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dc.creatorMata Jiménez, Leonardoes_ES
dc.date.accessioned2015-08-07T16:38:06Z
dc.date.available2015-08-07T16:38:06Z
dc.date.issued1990
dc.identifier.citationhttp://onlinelibrary.wiley.com/doi/10.1111/j.1440-1746.1990.tb01780.x/abstractes_ES
dc.identifier.issn0815-9319
dc.identifier.issn1440-1746
dc.identifier.urihttp://hdl.handle.net/10669/15181
dc.descriptionArtículo científico -- Universidad de Costa Rica, Instituto de Investigaciones en Salud. 1990. Debido a las políticas de la revista no es posible distribuir la versión del editor/PDF.es_ES
dc.description.abstractThe concomitant appearance of famine and pestilence has been documented in classical religious texts since the beginning of written history. But it was not until recently that the inter-relationships between infection and nutrition were scientifically described.' Infectious disease was found urbe an important feature of kwashiorkor in the early descriptions by Cicely Williams and others. However its role in the genesis of malnutrition was mostly overlooked, due to the dramatic recovery of children with severe energy—protein malnutrition, following dietary therapy. This observation established the paradigm that all malnutrition was due to lack of food. Two forms of nutrition and infection interaction were recognized: synergism and antagonism) In synergism a nutritional deficiency exacerbates an infection, and an infection aggravates a given nutritional deficiency. The effect of the interaction is said to be greater than the added value of the two forces. This type of interaction is commonly seen in developing countries where infectious diseases are highly prevalent and diets are often deficient. In contrast, antagonism consists of impairment of an infectious process due to deficiency in one or more nutrients. This type of interaction is observed in experimental animals,' but rarely occurs in humans, except under extreme nutritional deprivation.2 Anorexia is a defence mechanism and rapid feeding of deprived humans and animals to satisfy caloric needs results in exacerbation of infection and excess mortality.'' The prospective field study of poor rural populations has shown that malnutrition—infection interactions explain most of the prevailing morbidity, severe malnutrition, growth retardation and mortality, especially among children:" In such cases, growth faltering in infants at the breast begins around 3 to 6 months, or even earlier in those who are bottle-fed.7.8 To some, it is uncertain whether stunting is due to inadequate food supplementation after mother's milk becomes insufficient, due to repetitive infectious disease, or to the combination of both factors.' In developing countries a decline in supply of human milk not accompanied by adequate supplementation is the rule; however the striking event is repetitive infectious diseases during weaning." Acceptance that infection might be more important than the diet in the genesis of malnutrition has met with scepticism from the public health community. However the discovery, of monocyte mediators released during infection, on the one hand ,10.11 arid on the other, the virtual eradication of malnutrition in regions and countries after significant control of infections,'" have emphasized the role of infection and infectious disease in the cause of malnutrition.es_ES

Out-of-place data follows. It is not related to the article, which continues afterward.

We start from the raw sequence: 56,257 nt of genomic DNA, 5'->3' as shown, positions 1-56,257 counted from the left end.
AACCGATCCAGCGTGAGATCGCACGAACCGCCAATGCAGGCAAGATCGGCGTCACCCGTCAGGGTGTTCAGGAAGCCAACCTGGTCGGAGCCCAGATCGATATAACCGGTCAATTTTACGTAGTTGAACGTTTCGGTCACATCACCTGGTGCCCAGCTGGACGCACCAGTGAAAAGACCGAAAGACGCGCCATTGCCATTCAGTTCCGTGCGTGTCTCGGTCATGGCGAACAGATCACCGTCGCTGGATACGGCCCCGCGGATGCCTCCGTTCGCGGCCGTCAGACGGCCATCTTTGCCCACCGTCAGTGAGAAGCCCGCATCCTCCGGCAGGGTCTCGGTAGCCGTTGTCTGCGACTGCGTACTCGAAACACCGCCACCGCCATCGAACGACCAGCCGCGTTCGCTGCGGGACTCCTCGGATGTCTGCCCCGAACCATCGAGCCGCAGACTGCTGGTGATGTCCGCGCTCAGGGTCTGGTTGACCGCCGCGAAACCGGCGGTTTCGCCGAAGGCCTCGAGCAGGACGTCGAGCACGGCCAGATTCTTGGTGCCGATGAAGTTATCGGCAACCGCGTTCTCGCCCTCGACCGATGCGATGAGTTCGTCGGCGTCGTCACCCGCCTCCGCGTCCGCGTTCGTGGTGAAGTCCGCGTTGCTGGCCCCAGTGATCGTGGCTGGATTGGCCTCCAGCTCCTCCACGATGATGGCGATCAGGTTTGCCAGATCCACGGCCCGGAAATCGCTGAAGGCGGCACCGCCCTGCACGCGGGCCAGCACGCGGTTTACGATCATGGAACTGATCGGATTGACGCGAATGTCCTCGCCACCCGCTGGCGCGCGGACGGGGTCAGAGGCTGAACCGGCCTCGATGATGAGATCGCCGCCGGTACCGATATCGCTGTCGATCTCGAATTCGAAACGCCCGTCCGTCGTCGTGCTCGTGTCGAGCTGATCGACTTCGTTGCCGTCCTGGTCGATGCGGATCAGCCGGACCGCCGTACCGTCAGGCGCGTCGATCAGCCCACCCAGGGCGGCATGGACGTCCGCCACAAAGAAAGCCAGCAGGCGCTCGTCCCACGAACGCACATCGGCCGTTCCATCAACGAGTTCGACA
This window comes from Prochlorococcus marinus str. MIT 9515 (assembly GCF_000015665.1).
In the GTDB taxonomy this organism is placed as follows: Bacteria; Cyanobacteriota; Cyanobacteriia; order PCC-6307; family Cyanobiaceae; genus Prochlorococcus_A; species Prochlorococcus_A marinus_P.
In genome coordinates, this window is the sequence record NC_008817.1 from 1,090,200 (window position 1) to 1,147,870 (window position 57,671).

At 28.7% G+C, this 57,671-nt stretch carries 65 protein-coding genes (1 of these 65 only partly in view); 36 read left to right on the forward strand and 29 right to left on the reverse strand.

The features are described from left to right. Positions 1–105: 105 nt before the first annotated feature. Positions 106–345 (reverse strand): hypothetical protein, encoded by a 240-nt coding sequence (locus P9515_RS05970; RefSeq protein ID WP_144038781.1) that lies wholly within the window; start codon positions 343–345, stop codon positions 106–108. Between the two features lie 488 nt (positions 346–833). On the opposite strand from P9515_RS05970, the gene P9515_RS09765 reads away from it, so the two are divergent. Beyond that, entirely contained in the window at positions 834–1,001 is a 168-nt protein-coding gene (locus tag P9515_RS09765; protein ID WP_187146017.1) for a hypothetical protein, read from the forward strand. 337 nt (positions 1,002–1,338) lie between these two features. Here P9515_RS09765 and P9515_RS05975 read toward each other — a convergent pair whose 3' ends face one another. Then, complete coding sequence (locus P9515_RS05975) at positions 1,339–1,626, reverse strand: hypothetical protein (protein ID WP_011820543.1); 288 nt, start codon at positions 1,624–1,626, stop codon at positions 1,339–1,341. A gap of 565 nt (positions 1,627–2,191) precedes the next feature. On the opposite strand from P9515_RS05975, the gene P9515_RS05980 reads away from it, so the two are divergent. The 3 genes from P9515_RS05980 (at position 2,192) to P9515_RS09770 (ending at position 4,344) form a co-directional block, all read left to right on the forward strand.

dc.description.sponsorshipUniversidad de Costa Rica, Instituto de Investigaciones en Saludes_ES
dc.language.isoen_USes_ES
dc.sourceJournal of Gastroenterology and Hepatology 5(S-1): 32-43es_ES
dc.subjectsynergismes_ES
dc.subjectantagonismes_ES
dc.subjectmalnutritiones_ES
dc.subjectgrowthes_ES
dc.subjectinfectionses_ES
dc.subjectinfectious diseasees_ES
dc.subjectdesnutritiones_ES
dc.subjectChild developmentes_ES
dc.subjectSalud públicaes_ES
dc.titleInfection, malnutrition and growthes_ES
dc.typeinfo:eu-repo/semantics/articlees_ES
dc.typeArtículo científicoes_ES
dc.identifier.doi10.1111/j.1440-1746.1990.tb01780.x
dc.description.procedenceUCR::Vicerrectoría de Investigación::Unidades de Investigación::Ciencias de la Salud::Instituto de Investigaciones en Salud (INISA)es_ES


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